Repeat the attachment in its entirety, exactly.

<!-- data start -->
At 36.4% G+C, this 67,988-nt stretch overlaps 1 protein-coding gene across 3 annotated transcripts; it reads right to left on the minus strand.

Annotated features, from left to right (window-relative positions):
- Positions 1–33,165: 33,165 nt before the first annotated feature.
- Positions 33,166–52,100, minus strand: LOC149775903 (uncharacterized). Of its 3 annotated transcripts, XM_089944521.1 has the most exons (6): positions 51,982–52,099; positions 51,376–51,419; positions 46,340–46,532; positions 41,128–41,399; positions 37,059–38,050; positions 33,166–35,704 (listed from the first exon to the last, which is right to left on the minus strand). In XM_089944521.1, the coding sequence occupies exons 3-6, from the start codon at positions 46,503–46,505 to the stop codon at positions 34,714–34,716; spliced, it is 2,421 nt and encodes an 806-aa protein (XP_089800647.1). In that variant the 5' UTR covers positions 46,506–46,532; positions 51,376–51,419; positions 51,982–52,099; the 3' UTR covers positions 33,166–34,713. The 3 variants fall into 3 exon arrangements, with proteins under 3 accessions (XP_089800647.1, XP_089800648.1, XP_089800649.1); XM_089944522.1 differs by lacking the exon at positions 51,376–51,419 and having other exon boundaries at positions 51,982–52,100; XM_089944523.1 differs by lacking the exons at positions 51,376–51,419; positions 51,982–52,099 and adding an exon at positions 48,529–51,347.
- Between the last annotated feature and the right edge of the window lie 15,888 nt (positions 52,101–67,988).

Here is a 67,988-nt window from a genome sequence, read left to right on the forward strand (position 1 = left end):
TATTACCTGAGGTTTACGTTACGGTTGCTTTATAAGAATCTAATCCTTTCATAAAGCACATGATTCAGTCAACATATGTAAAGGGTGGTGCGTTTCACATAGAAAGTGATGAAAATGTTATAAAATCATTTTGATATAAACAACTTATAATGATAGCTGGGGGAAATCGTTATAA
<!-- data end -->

At 36.4% G+C, this 67,988-nt stretch overlaps 1 protein-coding gene across 3 annotated transcripts; it reads right to left on the minus strand.

Annotated features, from left to right (window-relative positions):
- Positions 1–33,165: 33,165 nt before the first annotated feature.
- Positions 33,166–52,100, minus strand: LOC149775903 (uncharacterized). Of its 3 annotated transcripts, XM_089944521.1 has the most exons (6): positions 51,982–52,099; positions 51,376–51,419; positions 46,340–46,532; positions 41,128–41,399; positions 37,059–38,050; positions 33,166–35,704 (listed from the first exon to the last, which is right to left on the minus strand). In XM_089944521.1, the coding sequence occupies exons 3-6, from the start codon at positions 46,503–46,505 to the stop codon at positions 34,714–34,716; spliced, it is 2,421 nt and encodes an 806-aa protein (XP_089800647.1). In that variant the 5' UTR covers positions 46,506–46,532; positions 51,376–51,419; positions 51,982–52,099; the 3' UTR covers positions 33,166–34,713. The 3 variants fall into 3 exon arrangements, with proteins under 3 accessions (XP_089800647.1, XP_089800648.1, XP_089800649.1); XM_089944522.1 differs by lacking the exon at positions 51,376–51,419 and having other exon boundaries at positions 51,982–52,100; XM_089944523.1 differs by lacking the exons at positions 51,376–51,419; positions 51,982–52,099 and adding an exon at positions 48,529–51,347.
- Between the last annotated feature and the right edge of the window lie 15,888 nt (positions 52,101–67,988).

Here is a 67,988-nt window from a genome sequence, read left to right on the forward strand (position 1 = left end):
TATTACCTGAGGTTTACGTTACGGTTGCTTTATAAGAATCTAATCCTTTCATAAAGCACATGATTCAGTCAACATATGTAAAGGGTGGTGCGTTTCACATAGAAAGTGATGAAAATGTTATAAAATCATTTTGATATAAACAACTTATAATGATAGCTGGGGGAAATCGTTATAA